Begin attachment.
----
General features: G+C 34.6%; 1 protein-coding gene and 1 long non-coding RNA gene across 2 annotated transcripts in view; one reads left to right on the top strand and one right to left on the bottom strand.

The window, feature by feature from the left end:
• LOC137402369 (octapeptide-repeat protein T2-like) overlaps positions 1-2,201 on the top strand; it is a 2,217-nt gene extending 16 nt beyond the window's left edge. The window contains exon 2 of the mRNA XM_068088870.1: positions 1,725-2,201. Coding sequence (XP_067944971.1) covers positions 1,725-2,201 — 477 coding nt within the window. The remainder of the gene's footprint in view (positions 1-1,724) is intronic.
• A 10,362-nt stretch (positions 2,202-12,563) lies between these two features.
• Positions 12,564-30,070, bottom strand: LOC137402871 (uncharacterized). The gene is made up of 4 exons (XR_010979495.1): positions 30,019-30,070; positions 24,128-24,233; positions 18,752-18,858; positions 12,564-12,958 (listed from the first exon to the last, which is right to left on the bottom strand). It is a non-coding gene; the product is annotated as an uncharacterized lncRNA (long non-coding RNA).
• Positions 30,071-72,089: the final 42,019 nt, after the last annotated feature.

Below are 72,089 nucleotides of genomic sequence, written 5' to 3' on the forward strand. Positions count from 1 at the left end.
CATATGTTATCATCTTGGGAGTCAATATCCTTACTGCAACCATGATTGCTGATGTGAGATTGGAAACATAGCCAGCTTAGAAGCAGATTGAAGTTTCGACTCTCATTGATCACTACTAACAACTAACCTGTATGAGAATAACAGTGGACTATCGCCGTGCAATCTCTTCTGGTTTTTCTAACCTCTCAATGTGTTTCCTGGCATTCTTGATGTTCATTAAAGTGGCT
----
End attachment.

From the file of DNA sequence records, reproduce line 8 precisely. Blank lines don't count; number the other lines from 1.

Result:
CATATGTTATCATCTTGGGAGTCAATATCCTTACTGCAACCATGATTGCTGATGTGAGATTGGAAACATAGCCAGCTTAGAAGCAGATTGAAGTTTCGACTCTCATTGATCACTACTAACAACTAACCTGTATGAGAATAACAGTGGACTATCGCCGTGCAATCTCTTCTGGTTTTTCTAACCTCTCAATGTGTTTCCTGGCATTCTTGATGTTCATTAAAGTGGCT